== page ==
Campaign group Wir Shetland this week gave its backing to Liberal Democrat candidate Tavish Scott for the upcoming Scottish Parliament elections.
The endorsement came in the same week that Mr Scott, who has represented Shetland since the parliament was formed in 1999, launched a campaign seeking re-election on Thursday 5th May.
A Wir Shetland statement issued this weeks states: “We are neither a political party in our own right, nor in a position to field a candidate in the forthcoming Scottish parliamentary election.
“Which leaves the options of supporting a candidate from one of the existing political parties; an emerging independent candidate; or remaining neutral.
“Given our well-documented opposition to the treatment of Shetland by the incumbent SNP Scottish government since 2007, remaining neutral would be neither a realistic nor a credible position.”
The statement continues to criticise the SNP and explains why Wir Shetland cannot back Danus Skene’s party before going on to say that “the Conservatives and Labour have shown little interest and at best, lukewarm support” to the idea of Shetland self-government.
Wir Shetland goes on to say that “Tavish Scott, by contrast, in the tradition of Liberal and Liberal Democrat parties, has long supported the idea of greater local powers”.
Group chairman John Tulloch said: “Tavish is miles ahead of the other candidates in making the case and fighting for Shetland on local powers, education, transport subsidies, NHS funding and we must return him to Holyrood as ‘wir MSP’.”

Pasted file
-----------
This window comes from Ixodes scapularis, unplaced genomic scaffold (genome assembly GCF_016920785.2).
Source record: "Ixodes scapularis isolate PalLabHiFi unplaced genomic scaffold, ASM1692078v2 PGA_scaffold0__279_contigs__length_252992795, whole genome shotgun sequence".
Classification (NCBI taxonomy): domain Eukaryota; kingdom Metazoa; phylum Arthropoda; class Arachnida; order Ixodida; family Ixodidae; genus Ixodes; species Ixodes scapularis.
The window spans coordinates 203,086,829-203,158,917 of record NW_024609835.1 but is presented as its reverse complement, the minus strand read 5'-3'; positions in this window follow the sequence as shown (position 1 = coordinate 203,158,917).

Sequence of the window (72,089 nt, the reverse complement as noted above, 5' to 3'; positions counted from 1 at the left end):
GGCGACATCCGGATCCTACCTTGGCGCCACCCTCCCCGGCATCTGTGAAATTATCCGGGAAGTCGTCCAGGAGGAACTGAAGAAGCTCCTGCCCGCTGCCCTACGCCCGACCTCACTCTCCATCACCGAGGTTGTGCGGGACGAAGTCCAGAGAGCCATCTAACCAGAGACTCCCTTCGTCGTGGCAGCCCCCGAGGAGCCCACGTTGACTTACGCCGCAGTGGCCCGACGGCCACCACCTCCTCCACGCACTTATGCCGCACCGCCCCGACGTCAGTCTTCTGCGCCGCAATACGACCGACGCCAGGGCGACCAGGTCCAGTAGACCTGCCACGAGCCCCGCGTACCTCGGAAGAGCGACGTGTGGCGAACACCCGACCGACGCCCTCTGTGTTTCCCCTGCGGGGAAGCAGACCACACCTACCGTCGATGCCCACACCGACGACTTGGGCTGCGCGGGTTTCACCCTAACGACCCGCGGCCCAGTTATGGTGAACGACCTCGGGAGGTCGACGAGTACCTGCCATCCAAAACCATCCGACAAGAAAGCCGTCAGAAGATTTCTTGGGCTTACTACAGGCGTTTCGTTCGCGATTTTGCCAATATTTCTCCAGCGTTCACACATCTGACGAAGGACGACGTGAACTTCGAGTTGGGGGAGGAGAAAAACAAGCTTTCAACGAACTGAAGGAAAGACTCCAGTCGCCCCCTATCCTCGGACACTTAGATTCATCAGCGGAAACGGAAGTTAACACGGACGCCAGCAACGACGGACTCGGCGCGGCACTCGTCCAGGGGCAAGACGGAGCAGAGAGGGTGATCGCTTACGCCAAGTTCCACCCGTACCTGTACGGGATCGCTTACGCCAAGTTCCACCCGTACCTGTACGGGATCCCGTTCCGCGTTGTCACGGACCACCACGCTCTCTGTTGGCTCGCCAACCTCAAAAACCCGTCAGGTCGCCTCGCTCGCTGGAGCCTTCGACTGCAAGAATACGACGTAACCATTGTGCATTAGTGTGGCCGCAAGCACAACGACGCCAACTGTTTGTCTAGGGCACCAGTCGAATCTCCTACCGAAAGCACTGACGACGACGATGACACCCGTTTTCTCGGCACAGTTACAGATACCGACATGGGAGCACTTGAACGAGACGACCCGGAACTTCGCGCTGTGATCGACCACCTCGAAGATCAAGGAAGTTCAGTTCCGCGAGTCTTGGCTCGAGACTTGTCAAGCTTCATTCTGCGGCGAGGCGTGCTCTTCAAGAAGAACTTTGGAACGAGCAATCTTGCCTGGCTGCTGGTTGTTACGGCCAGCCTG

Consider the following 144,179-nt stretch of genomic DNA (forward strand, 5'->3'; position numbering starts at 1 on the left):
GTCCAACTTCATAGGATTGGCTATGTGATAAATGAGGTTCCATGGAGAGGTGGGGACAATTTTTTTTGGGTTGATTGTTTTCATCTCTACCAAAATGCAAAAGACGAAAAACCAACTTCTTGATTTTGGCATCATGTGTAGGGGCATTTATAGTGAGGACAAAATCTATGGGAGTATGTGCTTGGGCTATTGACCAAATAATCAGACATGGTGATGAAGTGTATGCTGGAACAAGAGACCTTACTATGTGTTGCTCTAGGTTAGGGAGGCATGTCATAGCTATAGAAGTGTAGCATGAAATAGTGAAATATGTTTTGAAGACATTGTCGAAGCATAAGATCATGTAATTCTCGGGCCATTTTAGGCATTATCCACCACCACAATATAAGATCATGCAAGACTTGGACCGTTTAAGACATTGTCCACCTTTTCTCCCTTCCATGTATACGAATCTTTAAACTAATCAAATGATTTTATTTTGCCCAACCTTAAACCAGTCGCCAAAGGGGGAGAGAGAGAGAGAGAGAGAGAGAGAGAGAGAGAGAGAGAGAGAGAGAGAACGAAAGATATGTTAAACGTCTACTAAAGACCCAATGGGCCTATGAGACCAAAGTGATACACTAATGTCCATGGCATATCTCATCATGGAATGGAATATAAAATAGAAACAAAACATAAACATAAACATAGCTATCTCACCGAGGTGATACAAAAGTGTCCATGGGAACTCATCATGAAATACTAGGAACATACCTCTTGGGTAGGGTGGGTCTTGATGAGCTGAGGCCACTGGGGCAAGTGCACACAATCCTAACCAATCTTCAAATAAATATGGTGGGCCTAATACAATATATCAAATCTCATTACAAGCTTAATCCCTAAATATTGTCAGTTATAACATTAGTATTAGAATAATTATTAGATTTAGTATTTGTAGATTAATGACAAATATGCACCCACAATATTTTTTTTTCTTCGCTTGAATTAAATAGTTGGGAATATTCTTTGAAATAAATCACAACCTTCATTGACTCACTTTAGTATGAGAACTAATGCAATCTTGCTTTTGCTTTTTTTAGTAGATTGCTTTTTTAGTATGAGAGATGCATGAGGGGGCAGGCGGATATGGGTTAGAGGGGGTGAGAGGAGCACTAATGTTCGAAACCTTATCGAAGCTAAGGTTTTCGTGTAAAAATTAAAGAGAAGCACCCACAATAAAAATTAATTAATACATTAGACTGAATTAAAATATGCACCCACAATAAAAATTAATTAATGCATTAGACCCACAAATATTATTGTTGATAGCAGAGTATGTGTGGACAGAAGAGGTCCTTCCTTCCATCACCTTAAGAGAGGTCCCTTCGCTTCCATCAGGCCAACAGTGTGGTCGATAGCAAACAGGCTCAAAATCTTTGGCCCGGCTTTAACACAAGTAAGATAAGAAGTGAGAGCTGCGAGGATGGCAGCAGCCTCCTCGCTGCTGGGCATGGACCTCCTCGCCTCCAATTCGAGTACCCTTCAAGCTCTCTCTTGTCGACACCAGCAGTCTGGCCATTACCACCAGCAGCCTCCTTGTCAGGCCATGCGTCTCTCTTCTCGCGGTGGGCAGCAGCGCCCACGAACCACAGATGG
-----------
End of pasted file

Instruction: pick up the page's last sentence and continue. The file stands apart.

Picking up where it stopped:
Mr Scott, speaking to The Shetland Times on Wednesday, said he was “pleased to be endorsed by Wir Shetland”.
Asked about about launching his campaign for the upcoming six weeks he said: “My commitment to the people of Shetland is simple.
“I will put our islands first if I am re-elected to serve Shetland. Reversing the cuts our schools face, reducing the pressure on our GPs, nurses and health staff and cheaper fares on transport are my priorities for Shetland.
“I will fight for our local crofters and fishermen. I will make their case with all the energy that is needed.”
Mr Scott also vowed to employ new techniques in order to compete on the ever-changing terrain on which election campaigns are now fought.
He hopes to run an “open and accessible” campaign which will employ regular online video clips, and actively accept opinions via social media platforms such as Facebook and Twitter.
In doing this he hopes to engage the younger voters in an election which will see 16 and 17-year-olds voting for their MSPs for the first time, a move which Mr Scott says he has “long supported”.
Mr Scott said he was looking forward to his campaign. He was “happy it will get him home for six weeks” without needing to twice-weekly get an oft-delayed plane to Edinburgh.